On the third day of travel in Chengdu, we again started our morning with a mixed Chinese-western style breakfast at the hotel. After breakfast, we were met by Dr. Zheng Da who served as a main host for the day. Unfortunately, Dr. Xu, who hosted us the previous day, was still feeling a bit under the weather due to the dinner we had all ingested the night before. We piled back into our SUVs, and headed to the first destination of the day.
We stopped first at the town of Yingxiu located within the Longmenshan Mountains. Only a few miles from the earthquake epicenter, Yingxiu was another town that sustained heavy damage from the 2008 Wenchuan earthquake. Unlike Old Beichuan, Yingxiu sustained most of its damage either from the earthquake itself or later flooding, not from landslides. Yingxiu has also been partly preserved in its destroyed form and converted into a large memorial and tourist attraction. We could not help but notice how many souvenir shops and restaurants are located there. The conflicting scenery conveyed both a sense of fun to be had, and a sense of mourning. Depending on what direction you were looking in at any given time, you might see a collapsed building or a shopkeeper trying to sell knick-knacks to tourists. Everywhere there were large groups of visitors being led around by tour guides speaking loudly into megaphones.
A middle school in Yingxiu that partially collapsed during the earthquake killing 54 students and teachers. While this figure is tragic, it is still far less than the hundreds killed in the school destructions in Old Beichuan.
The site has now been memorialized with a cracked sculpture marking the date and time that the earthquake occurred: 2:28 PM, May 12, 2008.
Remnants of an old middle school building in Yingxiu.
Viewing the same building at one of the corners, it can be observed where shearing occurred as the building collapsed downward onto its ground floor.
After viewing the ruins, we hiked up above the town to an earthquake museum that details what exactly happened and how the area has since recovered.
A wall carving located in the “Memorial Hall of Wenchuan Earthquake Epicenter” that depicts Chinese soldiers and rescue workers among the ruins of Yingxiu immediately following the earthquake.
Destroyed vehicles recovered from the ruins of Yingxiu.
The Georgia Tech disaster reconnaissance team along with four of Dr. Frost’s former graduate students outside of the Yingxiu memorial museum: From top left: Kieron McCarthy, Ramiro Santana, Fangzhou “Albert” Liu, Raghav Srinath, Donald Smith. From bottom left: Tian Tau, Dr. Zheng Da, Dr. J. David Frost, Wei Wa.
After our exploration of Yingxiu and the memorial museum, we headed out to see a couple of nearby gulleys that had control systems constructed into them. One of the gulley debris flow control systems, Qipan Gulley system, had been designed by Dr. Da. At that particular site, a village and concrete factory had been completely destroyed during a year of heavy rains. The 2008 Wenchuan earthquake did not severely damage the village. However, it did loosen much of the soil deposited in the mountains above it, making the area much more susceptible to debris flows in the future. This along with the earthquake is what prompted the Sichuan Province government to seek out engineers to design systems to mitigate the effects of debris flows in mountainous areas. With the control system in place, a new village and concrete factory were rebuilt in the area.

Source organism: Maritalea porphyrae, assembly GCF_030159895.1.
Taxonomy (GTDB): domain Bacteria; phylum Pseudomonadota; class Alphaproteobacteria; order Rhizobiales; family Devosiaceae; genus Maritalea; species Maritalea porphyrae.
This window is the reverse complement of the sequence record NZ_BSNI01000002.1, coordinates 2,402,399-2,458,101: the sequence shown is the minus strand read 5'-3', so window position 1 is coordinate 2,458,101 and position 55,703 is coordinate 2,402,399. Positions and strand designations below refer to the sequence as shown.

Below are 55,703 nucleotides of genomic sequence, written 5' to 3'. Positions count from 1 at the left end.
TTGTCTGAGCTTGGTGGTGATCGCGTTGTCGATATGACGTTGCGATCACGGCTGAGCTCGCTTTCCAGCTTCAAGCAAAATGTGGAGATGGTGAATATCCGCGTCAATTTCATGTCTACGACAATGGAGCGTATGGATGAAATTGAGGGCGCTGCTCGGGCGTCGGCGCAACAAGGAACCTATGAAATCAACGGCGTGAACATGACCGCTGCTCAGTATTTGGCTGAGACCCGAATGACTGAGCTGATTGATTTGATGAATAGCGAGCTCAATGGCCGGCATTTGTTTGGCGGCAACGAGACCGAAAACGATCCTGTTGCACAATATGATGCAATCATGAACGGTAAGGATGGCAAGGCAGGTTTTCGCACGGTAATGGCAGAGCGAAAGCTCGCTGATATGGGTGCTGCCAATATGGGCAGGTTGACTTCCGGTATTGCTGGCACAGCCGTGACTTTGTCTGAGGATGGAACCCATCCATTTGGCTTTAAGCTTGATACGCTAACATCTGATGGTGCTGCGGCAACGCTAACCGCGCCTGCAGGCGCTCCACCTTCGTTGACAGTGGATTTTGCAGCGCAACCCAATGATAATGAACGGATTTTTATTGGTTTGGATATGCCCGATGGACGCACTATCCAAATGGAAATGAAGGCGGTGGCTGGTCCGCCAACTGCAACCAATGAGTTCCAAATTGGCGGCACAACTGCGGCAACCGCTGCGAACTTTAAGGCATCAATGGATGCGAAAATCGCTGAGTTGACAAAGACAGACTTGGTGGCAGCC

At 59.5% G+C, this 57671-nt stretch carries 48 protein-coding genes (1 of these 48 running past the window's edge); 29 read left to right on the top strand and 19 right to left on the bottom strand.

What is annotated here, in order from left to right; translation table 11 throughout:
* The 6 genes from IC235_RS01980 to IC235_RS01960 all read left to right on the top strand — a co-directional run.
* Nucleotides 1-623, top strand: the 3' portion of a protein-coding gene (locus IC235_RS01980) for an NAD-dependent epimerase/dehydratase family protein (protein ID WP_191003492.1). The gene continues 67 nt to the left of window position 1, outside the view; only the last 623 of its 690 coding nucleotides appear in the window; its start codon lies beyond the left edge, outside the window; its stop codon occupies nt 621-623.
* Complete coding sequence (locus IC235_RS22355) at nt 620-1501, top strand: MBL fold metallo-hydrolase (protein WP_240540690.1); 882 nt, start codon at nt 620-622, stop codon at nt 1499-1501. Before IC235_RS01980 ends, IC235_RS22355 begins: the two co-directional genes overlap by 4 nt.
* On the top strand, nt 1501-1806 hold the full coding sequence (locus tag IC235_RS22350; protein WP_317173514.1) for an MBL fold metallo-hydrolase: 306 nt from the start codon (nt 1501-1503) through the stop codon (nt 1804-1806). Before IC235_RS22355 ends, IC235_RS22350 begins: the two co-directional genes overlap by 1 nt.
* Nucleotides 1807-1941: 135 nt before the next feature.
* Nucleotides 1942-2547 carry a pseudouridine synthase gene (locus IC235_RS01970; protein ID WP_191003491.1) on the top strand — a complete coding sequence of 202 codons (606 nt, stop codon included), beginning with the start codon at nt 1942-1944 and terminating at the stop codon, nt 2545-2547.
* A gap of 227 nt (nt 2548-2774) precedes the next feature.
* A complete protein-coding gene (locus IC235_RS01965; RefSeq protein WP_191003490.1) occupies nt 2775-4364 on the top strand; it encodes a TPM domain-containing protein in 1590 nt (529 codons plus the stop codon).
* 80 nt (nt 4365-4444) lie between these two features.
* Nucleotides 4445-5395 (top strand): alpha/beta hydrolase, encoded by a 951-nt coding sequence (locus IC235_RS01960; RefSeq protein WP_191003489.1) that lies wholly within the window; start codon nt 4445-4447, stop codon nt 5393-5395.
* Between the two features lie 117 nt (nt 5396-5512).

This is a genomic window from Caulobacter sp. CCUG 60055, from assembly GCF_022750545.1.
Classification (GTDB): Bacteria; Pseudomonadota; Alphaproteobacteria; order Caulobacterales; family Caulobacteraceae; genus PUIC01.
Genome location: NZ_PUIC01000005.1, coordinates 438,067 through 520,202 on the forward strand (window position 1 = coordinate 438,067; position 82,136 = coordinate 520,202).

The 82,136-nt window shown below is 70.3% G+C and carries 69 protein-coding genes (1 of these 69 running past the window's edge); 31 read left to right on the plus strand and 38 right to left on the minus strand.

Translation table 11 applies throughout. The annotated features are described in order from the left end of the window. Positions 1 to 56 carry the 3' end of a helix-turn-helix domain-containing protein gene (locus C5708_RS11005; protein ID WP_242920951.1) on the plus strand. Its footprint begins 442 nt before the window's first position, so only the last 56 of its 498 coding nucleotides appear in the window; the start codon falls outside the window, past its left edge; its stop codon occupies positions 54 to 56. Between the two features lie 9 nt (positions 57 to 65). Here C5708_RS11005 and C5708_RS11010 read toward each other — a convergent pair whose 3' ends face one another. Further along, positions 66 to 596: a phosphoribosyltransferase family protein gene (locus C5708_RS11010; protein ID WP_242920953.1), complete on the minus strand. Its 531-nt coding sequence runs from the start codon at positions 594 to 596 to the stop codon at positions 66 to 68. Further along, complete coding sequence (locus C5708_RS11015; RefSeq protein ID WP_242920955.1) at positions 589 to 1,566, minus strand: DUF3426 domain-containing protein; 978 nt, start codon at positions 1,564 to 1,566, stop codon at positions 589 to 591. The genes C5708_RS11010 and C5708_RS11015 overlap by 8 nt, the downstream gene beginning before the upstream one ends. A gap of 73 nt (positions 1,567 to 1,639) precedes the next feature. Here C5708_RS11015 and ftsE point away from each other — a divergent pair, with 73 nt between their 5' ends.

Dr. Zheng Da, Professor of Geological Engineering Chengdu U.T. with the SKLGP Lab Group and former Georgia Tech doctoral student, standing above the debris flow channel he designed at Qipan village. The system extends far back into the gulley, and only a small portion is visible in the photo.
A view from inside of the flow control channel farther back into the gulley.
An old concrete factory building several stories tall that was completely destroyed by debris flow before the control system was put into place.
A check dam strategically placed high in the gulley to catch large course-grained soil particles while allowing water to continue flowing down the channel. As the space behind the check dams fill to capacity, they must be emptied using heavy equipment. The rocks that are removed from the gulley can then be used in creating concrete. For scale, the GT recon team is standing on the bottom wall, just below the bottom row of drainage holes on the right side.
The group stands atop a check dam viewing a scarred mountainside where soil deposits shaken loose during the earthquake were later washed downhill by heavy rains.
After completing our reconnaissance of the gulley debris flow control systems for the day, the group returned to Chengdu where we were treated to dinner by Dr. Da in a very upscale part of the city. A good comparison of the district where we ate would be the Buckhead area in Atlanta. We even got to eat at a Belgian restaurant. Fortunately, this helped our stomachs to recuperate some from the previous evening’s meal.